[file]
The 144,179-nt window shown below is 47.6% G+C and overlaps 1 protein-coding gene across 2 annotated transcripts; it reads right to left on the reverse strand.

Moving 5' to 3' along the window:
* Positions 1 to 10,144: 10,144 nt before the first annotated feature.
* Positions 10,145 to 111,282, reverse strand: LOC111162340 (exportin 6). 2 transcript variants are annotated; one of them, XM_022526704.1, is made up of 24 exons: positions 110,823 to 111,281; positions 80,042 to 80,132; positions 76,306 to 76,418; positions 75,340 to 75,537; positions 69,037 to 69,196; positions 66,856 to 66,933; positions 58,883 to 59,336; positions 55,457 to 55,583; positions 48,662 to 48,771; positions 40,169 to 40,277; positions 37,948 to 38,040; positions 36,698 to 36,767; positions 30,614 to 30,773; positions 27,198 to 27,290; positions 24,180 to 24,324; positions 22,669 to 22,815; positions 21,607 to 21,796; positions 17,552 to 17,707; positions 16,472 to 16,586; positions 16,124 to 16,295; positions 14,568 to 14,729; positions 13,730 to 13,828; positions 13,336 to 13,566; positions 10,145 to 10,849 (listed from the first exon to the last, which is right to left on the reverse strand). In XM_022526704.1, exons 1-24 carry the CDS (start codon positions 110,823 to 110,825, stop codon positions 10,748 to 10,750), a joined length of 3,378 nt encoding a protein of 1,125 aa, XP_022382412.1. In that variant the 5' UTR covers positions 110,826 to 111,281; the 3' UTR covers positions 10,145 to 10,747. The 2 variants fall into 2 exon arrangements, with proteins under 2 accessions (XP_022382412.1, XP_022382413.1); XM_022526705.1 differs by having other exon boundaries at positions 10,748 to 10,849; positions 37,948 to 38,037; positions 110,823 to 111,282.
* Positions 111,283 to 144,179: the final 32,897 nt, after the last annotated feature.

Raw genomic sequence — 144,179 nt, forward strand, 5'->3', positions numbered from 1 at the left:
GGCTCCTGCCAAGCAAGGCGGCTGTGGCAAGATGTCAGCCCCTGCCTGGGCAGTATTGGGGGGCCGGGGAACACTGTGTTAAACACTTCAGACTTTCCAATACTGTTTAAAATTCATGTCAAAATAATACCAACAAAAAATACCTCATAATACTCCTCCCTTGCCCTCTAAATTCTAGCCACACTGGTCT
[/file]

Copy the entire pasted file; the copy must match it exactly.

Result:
The 144,179-nt window shown below is 47.6% G+C and overlaps 1 protein-coding gene across 2 annotated transcripts; it reads right to left on the reverse strand.

Moving 5' to 3' along the window:
* Positions 1 to 10,144: 10,144 nt before the first annotated feature.
* Positions 10,145 to 111,282, reverse strand: LOC111162340 (exportin 6). 2 transcript variants are annotated; one of them, XM_022526704.1, is made up of 24 exons: positions 110,823 to 111,281; positions 80,042 to 80,132; positions 76,306 to 76,418; positions 75,340 to 75,537; positions 69,037 to 69,196; positions 66,856 to 66,933; positions 58,883 to 59,336; positions 55,457 to 55,583; positions 48,662 to 48,771; positions 40,169 to 40,277; positions 37,948 to 38,040; positions 36,698 to 36,767; positions 30,614 to 30,773; positions 27,198 to 27,290; positions 24,180 to 24,324; positions 22,669 to 22,815; positions 21,607 to 21,796; positions 17,552 to 17,707; positions 16,472 to 16,586; positions 16,124 to 16,295; positions 14,568 to 14,729; positions 13,730 to 13,828; positions 13,336 to 13,566; positions 10,145 to 10,849 (listed from the first exon to the last, which is right to left on the reverse strand). In XM_022526704.1, exons 1-24 carry the CDS (start codon positions 110,823 to 110,825, stop codon positions 10,748 to 10,750), a joined length of 3,378 nt encoding a protein of 1,125 aa, XP_022382412.1. In that variant the 5' UTR covers positions 110,826 to 111,281; the 3' UTR covers positions 10,145 to 10,747. The 2 variants fall into 2 exon arrangements, with proteins under 2 accessions (XP_022382412.1, XP_022382413.1); XM_022526705.1 differs by having other exon boundaries at positions 10,748 to 10,849; positions 37,948 to 38,037; positions 110,823 to 111,282.
* Positions 111,283 to 144,179: the final 32,897 nt, after the last annotated feature.

Raw genomic sequence — 144,179 nt, forward strand, 5'->3', positions numbered from 1 at the left:
GGCTCCTGCCAAGCAAGGCGGCTGTGGCAAGATGTCAGCCCCTGCCTGGGCAGTATTGGGGGGCCGGGGAACACTGTGTTAAACACTTCAGACTTTCCAATACTGTTTAAAATTCATGTCAAAATAATACCAACAAAAAATACCTCATAATACTCCTCCCTTGCCCTCTAAATTCTAGCCACACTGGTCT